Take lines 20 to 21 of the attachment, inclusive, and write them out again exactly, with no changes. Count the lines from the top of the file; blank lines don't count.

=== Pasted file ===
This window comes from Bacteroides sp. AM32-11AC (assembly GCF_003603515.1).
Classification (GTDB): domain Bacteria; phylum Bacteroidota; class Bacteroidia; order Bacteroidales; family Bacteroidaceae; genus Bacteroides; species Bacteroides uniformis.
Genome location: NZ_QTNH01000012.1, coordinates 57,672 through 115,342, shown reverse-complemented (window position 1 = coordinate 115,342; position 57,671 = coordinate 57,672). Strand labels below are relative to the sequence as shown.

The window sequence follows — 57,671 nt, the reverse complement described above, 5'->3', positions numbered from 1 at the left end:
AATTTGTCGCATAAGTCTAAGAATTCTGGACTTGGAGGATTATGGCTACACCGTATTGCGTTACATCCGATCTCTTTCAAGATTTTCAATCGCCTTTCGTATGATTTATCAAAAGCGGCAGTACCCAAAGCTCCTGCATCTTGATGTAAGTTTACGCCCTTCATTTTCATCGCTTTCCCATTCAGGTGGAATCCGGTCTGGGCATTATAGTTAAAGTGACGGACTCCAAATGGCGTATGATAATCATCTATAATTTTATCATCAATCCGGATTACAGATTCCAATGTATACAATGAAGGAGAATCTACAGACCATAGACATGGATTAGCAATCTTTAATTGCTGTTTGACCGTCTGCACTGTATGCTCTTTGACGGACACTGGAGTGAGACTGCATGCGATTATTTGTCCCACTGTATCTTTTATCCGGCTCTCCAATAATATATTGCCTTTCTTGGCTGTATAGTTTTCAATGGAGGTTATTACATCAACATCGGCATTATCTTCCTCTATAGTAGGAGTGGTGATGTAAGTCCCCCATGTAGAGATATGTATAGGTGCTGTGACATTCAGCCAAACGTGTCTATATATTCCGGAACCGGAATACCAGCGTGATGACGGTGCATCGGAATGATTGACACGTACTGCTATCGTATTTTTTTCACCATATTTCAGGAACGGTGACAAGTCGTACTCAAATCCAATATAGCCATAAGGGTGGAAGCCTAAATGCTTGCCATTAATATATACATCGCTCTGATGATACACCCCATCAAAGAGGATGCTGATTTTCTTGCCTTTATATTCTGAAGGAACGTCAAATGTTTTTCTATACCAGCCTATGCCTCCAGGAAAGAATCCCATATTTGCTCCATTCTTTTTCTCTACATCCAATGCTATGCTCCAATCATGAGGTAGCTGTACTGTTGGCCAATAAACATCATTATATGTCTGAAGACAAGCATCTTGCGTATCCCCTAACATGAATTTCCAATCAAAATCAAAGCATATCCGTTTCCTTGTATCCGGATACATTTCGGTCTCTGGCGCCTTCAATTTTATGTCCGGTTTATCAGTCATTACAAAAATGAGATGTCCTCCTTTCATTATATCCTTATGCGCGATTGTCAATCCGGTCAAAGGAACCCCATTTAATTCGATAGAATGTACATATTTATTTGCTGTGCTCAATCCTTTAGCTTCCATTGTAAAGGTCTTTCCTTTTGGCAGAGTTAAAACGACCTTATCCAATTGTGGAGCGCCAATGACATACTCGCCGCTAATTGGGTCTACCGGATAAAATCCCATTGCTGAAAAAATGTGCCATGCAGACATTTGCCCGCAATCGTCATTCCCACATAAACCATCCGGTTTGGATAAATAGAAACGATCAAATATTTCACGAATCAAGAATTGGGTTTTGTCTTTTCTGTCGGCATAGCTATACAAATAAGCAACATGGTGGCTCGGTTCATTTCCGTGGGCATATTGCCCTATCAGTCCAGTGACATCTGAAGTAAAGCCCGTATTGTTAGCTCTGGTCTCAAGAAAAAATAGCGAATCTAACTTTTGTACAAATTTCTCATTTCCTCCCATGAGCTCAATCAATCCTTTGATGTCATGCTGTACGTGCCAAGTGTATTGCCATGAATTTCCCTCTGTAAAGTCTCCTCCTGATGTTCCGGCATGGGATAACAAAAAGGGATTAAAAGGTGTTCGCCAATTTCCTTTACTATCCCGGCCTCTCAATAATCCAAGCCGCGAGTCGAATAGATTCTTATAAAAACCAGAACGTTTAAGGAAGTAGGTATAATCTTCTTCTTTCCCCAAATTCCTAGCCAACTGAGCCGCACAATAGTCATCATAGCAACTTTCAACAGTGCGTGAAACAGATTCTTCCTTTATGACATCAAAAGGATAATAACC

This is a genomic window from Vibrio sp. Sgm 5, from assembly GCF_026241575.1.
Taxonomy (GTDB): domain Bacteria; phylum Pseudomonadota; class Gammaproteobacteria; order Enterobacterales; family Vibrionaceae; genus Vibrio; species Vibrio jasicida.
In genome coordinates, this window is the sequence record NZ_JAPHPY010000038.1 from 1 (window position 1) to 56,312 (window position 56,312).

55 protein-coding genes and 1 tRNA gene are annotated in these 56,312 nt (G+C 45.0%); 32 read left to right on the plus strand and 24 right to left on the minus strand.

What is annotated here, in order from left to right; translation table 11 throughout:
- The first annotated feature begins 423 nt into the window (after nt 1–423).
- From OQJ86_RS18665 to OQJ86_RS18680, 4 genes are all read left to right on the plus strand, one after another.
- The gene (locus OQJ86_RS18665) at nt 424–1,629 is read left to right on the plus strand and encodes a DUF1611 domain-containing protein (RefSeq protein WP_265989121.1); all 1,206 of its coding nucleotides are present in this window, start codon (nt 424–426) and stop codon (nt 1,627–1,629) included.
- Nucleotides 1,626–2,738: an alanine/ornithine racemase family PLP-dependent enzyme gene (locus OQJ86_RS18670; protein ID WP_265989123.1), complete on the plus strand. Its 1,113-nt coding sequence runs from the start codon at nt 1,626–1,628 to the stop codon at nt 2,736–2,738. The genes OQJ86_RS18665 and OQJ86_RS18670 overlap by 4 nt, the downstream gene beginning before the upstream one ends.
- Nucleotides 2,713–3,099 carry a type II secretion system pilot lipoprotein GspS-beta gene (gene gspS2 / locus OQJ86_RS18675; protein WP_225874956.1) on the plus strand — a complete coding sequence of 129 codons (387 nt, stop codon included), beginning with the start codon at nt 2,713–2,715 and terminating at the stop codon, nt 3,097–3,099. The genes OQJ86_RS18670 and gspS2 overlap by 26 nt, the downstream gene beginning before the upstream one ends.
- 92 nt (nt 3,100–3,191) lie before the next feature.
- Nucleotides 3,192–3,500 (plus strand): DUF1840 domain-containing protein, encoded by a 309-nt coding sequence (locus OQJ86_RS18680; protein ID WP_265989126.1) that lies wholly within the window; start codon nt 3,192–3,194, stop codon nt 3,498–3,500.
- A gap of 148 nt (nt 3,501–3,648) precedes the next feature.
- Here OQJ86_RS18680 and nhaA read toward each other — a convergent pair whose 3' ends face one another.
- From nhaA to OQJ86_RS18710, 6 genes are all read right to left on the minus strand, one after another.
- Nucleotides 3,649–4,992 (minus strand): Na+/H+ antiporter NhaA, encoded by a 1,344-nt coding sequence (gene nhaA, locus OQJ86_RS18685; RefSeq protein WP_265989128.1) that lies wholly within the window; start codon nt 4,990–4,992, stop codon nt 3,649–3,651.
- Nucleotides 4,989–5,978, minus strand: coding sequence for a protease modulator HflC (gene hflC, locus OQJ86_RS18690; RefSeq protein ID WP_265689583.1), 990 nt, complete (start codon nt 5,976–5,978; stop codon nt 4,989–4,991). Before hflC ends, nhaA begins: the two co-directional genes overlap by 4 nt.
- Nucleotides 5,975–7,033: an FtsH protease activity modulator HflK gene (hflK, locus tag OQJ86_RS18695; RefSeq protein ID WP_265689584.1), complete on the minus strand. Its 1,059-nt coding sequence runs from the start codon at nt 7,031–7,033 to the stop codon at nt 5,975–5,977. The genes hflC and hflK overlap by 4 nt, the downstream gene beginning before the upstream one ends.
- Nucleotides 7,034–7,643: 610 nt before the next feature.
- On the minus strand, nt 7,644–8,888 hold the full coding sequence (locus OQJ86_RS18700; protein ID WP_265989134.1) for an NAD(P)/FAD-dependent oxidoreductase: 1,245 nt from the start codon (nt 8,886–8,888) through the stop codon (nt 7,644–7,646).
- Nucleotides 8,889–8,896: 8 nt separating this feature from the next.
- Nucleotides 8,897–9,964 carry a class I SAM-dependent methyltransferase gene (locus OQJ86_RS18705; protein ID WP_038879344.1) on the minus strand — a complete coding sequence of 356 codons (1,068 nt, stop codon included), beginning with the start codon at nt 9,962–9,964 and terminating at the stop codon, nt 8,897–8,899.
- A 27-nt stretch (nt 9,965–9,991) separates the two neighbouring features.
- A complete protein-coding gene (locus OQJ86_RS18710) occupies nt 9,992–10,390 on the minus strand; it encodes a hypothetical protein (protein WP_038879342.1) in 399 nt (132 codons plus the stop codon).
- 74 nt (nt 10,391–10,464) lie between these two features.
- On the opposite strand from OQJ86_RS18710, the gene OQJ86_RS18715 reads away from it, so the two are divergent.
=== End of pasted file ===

- From nhaA to OQJ86_RS18710, 6 genes are all read right to left on the minus strand, one after another.
- Nucleotides 3,649–4,992 (minus strand): Na+/H+ antiporter NhaA, encoded by a 1,344-nt coding sequence (gene nhaA, locus OQJ86_RS18685; RefSeq protein WP_265989128.1) that lies wholly within the window; start codon nt 4,990–4,992, stop codon nt 3,649–3,651.